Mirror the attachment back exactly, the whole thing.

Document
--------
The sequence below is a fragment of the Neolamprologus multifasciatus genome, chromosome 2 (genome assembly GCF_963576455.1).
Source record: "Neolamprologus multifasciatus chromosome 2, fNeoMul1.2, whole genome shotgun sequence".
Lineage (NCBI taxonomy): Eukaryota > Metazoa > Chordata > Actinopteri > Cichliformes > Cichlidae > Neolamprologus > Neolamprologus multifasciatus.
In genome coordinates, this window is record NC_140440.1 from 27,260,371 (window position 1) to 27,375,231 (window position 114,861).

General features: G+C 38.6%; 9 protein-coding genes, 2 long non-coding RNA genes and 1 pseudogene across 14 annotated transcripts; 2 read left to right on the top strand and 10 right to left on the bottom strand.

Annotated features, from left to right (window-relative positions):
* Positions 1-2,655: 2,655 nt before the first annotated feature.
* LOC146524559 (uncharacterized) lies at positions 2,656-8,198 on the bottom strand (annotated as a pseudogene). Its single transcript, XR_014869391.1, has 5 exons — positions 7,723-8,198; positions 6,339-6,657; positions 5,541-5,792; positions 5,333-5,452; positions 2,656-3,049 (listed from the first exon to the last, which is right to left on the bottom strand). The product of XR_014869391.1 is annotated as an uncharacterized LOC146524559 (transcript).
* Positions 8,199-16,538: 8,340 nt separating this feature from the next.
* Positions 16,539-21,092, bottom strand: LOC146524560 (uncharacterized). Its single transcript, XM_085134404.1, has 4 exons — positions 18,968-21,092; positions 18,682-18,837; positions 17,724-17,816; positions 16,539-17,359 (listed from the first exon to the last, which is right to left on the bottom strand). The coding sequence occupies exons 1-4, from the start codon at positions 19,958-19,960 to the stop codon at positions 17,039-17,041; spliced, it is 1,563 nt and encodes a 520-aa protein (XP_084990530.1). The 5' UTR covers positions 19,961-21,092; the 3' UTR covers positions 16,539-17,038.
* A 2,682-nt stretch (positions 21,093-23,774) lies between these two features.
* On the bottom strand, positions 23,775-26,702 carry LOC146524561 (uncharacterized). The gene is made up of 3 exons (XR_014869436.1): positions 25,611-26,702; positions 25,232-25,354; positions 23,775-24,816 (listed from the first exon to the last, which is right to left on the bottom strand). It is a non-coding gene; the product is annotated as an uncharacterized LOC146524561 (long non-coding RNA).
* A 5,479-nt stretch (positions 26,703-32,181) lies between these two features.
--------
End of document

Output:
The sequence below is a fragment of the Neolamprologus multifasciatus genome, chromosome 2 (genome assembly GCF_963576455.1).
Source record: "Neolamprologus multifasciatus chromosome 2, fNeoMul1.2, whole genome shotgun sequence".
Lineage (NCBI taxonomy): Eukaryota > Metazoa > Chordata > Actinopteri > Cichliformes > Cichlidae > Neolamprologus > Neolamprologus multifasciatus.
In genome coordinates, this window is record NC_140440.1 from 27,260,371 (window position 1) to 27,375,231 (window position 114,861).

General features: G+C 38.6%; 9 protein-coding genes, 2 long non-coding RNA genes and 1 pseudogene across 14 annotated transcripts; 2 read left to right on the top strand and 10 right to left on the bottom strand.

Annotated features, from left to right (window-relative positions):
* Positions 1-2,655: 2,655 nt before the first annotated feature.
* LOC146524559 (uncharacterized) lies at positions 2,656-8,198 on the bottom strand (annotated as a pseudogene). Its single transcript, XR_014869391.1, has 5 exons — positions 7,723-8,198; positions 6,339-6,657; positions 5,541-5,792; positions 5,333-5,452; positions 2,656-3,049 (listed from the first exon to the last, which is right to left on the bottom strand). The product of XR_014869391.1 is annotated as an uncharacterized LOC146524559 (transcript).
* Positions 8,199-16,538: 8,340 nt separating this feature from the next.
* Positions 16,539-21,092, bottom strand: LOC146524560 (uncharacterized). Its single transcript, XM_085134404.1, has 4 exons — positions 18,968-21,092; positions 18,682-18,837; positions 17,724-17,816; positions 16,539-17,359 (listed from the first exon to the last, which is right to left on the bottom strand). The coding sequence occupies exons 1-4, from the start codon at positions 19,958-19,960 to the stop codon at positions 17,039-17,041; spliced, it is 1,563 nt and encodes a 520-aa protein (XP_084990530.1). The 5' UTR covers positions 19,961-21,092; the 3' UTR covers positions 16,539-17,038.
* A 2,682-nt stretch (positions 21,093-23,774) lies between these two features.
* On the bottom strand, positions 23,775-26,702 carry LOC146524561 (uncharacterized). The gene is made up of 3 exons (XR_014869436.1): positions 25,611-26,702; positions 25,232-25,354; positions 23,775-24,816 (listed from the first exon to the last, which is right to left on the bottom strand). It is a non-coding gene; the product is annotated as an uncharacterized LOC146524561 (long non-coding RNA).
* A 5,479-nt stretch (positions 26,703-32,181) lies between these two features.